Both Klein and Harris have a point. We on the right are fairly open in our mistrust of “scientism,” after all. We know that, no matter how much data might seem to speak for itself, the scientific validity of data can’t be entirely separated from the nonscientific interests of the ones gathering, analyzing, publishing, and popularizing the data. Who funded a study, we wonder? Would funding have biased it? Was one study widely reported on while studies contradicting it were not; reflecting media bias? We aren’t fools for asking these questions, merely fools if we take them to their paranoid extreme: at some point, data must matter, even though it’s collected and interpreted by biased humans. Nonetheless, we suspect, probably rightly, that even good science can’t be wholly divorced from its social implications once it’s fodder for political dispute.

Not Smart Enough to Raise Their Kids


The State of Oregon has taken two children away from their parents because the parents aren’t smart enough to take care of them. I’m not kidding.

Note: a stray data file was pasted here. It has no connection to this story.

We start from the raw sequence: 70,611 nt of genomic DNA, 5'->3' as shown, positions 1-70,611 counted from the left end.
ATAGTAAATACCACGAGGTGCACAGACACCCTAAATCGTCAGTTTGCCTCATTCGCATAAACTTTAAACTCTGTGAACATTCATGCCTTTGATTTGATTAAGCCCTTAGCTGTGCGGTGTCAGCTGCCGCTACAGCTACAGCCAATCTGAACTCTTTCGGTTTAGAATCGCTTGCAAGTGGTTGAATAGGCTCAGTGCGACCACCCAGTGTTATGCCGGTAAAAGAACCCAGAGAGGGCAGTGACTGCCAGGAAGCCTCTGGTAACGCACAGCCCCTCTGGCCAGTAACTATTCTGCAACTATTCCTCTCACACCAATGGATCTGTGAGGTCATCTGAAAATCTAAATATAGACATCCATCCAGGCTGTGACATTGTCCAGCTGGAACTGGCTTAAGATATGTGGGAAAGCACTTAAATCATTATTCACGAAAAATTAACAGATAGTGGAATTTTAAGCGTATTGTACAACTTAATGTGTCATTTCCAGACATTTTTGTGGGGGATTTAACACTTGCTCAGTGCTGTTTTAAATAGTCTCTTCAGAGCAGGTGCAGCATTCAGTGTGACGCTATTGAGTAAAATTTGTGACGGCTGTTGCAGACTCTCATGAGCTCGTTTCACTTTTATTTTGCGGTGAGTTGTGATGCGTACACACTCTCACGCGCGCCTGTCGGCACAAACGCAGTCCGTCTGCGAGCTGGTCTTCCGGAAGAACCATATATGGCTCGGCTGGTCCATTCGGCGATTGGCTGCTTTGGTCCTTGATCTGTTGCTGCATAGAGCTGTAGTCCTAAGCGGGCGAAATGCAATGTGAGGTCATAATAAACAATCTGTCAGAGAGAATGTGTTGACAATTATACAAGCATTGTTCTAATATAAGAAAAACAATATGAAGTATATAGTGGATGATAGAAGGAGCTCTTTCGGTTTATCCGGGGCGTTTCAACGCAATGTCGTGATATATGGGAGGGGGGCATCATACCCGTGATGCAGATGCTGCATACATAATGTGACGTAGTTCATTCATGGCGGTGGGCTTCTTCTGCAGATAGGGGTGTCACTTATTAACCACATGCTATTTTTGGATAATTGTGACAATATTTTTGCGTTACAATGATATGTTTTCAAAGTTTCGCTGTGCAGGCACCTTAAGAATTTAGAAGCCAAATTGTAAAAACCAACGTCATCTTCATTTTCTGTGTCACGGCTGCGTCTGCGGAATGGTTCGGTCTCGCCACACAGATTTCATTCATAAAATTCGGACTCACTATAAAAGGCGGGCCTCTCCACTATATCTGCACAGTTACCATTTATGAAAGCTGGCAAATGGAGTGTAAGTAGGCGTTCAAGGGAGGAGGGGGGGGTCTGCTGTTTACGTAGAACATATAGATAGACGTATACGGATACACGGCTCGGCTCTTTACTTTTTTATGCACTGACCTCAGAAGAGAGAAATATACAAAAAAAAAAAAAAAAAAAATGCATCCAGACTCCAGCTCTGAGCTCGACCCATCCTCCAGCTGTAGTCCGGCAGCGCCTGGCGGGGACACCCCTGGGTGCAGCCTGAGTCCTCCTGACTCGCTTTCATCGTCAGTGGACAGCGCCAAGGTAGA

While driving in the car, I heard this story on Glenn Beck a few days ago. Beck was going to interview a young woman who had given birth to two children; she had been tested to have an IQ of 72. I expected her to sound like someone who had trouble putting her words together; what I heard was a young, articulate woman who was desperately trying to recover her children. Of course, the story is not quite that simple, so I’ll give you more background.

Amy Fabbrini, 31 years old, gave birth to her child, Christopher, four years ago. The Department of Human Services removed Christopher from his parents’ custody shortly after he was born. Five months ago Ms. Fabbrini had a second child, Hunter, whom the State took directly from the hospital. The parents now live together and have supervised visits with their children. Fabbrini’s partner, Eric Ziegler, tested at a 66 IQ. (Average IQ is between 90 and 110.) They both have high school diplomas.